I am too pessimistic to find joy in communal hot tubs

I used to think young people went to festivals just to get drunk or do drugs. At Body and Soul I realised I was wrong

Body and Soul at Ballinlough Castle, Co Westmeath. Photograph: Allen Kiely

Body and Soul at Ballinlough Castle, Co Westmeath. Photograph: Allen Kiely


Donegal is unreal. That’s what young people say. Although they don’t mean that it’s not there. The mountains and rocks are definitely there. They were heaped up in slow-motion over millions of years, and as I touch the limestone, basalt, or quartzite, strewn about the coastline like debris from an enormous continental crash, the rocks feel alive, like turtle shell or elephant skin to the touch, as if the rocky coast itself was an 800 million-year-old animal.

When I looked down from the top of Slieve League recently, I was speechless.

“This is unreal,” a young woman whispered, by which she just meant it was beautiful. Nowadays people describe all beautiful things as “unreal”.

I remember two people who left Leitrim, having danced together once as teenagers in the Mayflower ballroom. They went to Australia separately, one as a nurse and the other to drive a digger. They met years later, accidentally, at a Patrick’s Day festival in Sydney, and danced together for a second time. In the dance their bodies remembered each other, and so they fell in love. When I told this story to the young woman on the top of Slieve League she said, “Wow, that’s unreal.”

She meant extraordinary. She recognised that there is always a mysterious pattern beneath the surface of human affection, behind the veil of the visible world. There is always an elsewhere around us, and inside us, a kind of harmony and elegance in the way the cosmic cookie crumbles.

Cosmic cookie

Donegal was born when the cosmic cookie crumbled along the tectonic plates of an ancient ocean, and there are just no words to adequately describe its beauty, apart from that Facebook cliche: it’s unreal. But I suppose the trouble is that young people use the same word for everything.

“Did you try the hot tub?” a girl asked me at the Body and Soul Festival a couple of weeks ago.

“No,” I replied.

“Well, let me tell you,” she said, “It. Is. Unreal.”

I was sitting on a bench overlooking the main stage as the hill vibrated with the sound of drums. Flags flapped in the breeze on high poles. There were so many girls with bare legs, and bejewelled bellies, decorated with face paint, peacock feathers, beaded bracelets, rainbow sunglasses and skirts the size of large handkerchiefs, that when a young man sat down beside me and said, “This too is unreal,” I didn’t know if he was talking about the music, the good weather or the body of a woman standing right in front of us eating a burrito.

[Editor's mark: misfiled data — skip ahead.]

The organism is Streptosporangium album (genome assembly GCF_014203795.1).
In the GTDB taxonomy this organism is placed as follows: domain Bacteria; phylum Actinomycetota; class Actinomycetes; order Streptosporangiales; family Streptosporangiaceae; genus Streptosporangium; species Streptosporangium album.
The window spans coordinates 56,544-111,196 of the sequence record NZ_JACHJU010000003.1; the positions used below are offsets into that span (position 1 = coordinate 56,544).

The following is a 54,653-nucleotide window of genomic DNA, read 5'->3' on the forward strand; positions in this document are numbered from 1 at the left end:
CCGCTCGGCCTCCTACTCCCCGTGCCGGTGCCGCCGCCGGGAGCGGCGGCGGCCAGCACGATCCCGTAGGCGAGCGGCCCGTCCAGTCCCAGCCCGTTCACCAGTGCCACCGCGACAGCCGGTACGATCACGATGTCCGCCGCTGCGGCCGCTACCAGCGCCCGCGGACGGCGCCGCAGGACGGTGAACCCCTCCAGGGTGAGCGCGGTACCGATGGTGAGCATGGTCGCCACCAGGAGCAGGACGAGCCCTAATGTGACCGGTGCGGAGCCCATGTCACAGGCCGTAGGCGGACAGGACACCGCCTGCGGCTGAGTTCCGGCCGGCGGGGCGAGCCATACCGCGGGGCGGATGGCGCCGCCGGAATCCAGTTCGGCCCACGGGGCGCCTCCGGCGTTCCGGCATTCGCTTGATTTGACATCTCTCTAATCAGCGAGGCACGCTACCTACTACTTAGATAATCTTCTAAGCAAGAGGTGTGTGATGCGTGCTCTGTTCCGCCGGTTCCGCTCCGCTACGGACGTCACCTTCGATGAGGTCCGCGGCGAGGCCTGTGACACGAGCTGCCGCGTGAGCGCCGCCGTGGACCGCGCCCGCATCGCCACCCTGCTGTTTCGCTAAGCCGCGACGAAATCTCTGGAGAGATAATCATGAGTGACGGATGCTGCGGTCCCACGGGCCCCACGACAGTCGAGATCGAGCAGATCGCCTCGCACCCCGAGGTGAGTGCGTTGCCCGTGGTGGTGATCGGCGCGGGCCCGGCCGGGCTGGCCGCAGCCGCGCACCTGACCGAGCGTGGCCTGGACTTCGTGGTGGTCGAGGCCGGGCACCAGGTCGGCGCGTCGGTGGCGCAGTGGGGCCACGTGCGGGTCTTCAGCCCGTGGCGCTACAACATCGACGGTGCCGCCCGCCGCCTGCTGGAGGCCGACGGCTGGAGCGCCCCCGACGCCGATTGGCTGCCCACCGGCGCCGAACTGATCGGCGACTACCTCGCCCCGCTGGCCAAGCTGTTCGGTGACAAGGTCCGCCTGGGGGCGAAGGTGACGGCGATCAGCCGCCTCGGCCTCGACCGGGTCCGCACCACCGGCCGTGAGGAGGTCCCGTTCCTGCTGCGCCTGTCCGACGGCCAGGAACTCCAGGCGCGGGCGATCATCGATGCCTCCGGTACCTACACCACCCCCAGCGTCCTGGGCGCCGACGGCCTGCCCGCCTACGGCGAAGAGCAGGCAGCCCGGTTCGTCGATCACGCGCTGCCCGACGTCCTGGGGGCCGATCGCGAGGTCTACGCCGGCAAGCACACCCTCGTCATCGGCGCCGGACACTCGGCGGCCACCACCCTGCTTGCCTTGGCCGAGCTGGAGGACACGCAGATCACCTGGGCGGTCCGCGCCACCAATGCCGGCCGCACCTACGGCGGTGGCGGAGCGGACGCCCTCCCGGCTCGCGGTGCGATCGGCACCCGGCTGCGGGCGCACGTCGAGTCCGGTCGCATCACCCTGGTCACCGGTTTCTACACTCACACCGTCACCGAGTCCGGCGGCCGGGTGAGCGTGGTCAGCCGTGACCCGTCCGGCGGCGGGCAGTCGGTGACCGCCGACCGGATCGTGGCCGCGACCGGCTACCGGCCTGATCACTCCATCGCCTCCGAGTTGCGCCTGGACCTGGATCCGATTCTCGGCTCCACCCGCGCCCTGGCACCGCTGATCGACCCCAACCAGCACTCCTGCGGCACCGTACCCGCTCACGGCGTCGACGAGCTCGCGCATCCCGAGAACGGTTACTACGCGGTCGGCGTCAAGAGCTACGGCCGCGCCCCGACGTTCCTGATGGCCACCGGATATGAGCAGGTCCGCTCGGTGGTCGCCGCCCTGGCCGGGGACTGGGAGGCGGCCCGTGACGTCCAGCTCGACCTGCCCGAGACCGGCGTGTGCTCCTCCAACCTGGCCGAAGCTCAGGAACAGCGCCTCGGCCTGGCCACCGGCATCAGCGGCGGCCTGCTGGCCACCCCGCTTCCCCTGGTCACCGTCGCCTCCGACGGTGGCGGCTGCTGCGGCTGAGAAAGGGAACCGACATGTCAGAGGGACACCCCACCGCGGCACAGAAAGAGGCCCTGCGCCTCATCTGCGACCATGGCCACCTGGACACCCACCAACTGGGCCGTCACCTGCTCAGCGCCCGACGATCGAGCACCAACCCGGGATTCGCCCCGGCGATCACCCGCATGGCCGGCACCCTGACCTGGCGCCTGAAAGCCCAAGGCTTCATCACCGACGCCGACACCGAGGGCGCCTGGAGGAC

Hello, pilgrim

He was a lovely young man. He said he worked as a stone carver in Cork, and being there on the hill beside him, listening to the music, sharing the “unreality” with him, felt like being on pilgrimage. We could have been strangers resting on a bench along the Camino in the north of Spain. We could have been two boys up the slopes of Cuilcagh mountain on Bilberry Sunday long ago.

We were certainly in a sacred space, and what he meant by “unreal” was that beneath the surface of the hill, beyond the vibration of the drums on stage, was some deeper hum that held us together. In that sense he was discovering transcendence, but he could only describe it as young people do. I used to think that young people went to festivals just to get drunk or do drugs. But now I realise they go in search of authentic experiences, and to have a picnic away from mundane reality and to find their bliss.

Bliss in solitude

I’m too old for festivals. My bliss buzz comes in solitude, and I make my picnics in Donegal. The need to belong doesn’t draw me to large groups, and I have never suffered from the unconscious surge of nationhood that seems to possess real men when they watch football matches.

I agree with García Márquez, who said that it’s only in the remembrance of things that we awaken. We live our lives a second time with increased pleasure and relish when we tell the tale of it, or cherish the memory of it. And besides, I am much too pessimistic to expect joy in communal hot tubs.

Instead I lie on the beach with a straw hat covering my eyes, listening to the waves and hearing in them the festivals of my youth, as all the falling waves descend in the astonishing unreality of just being there.

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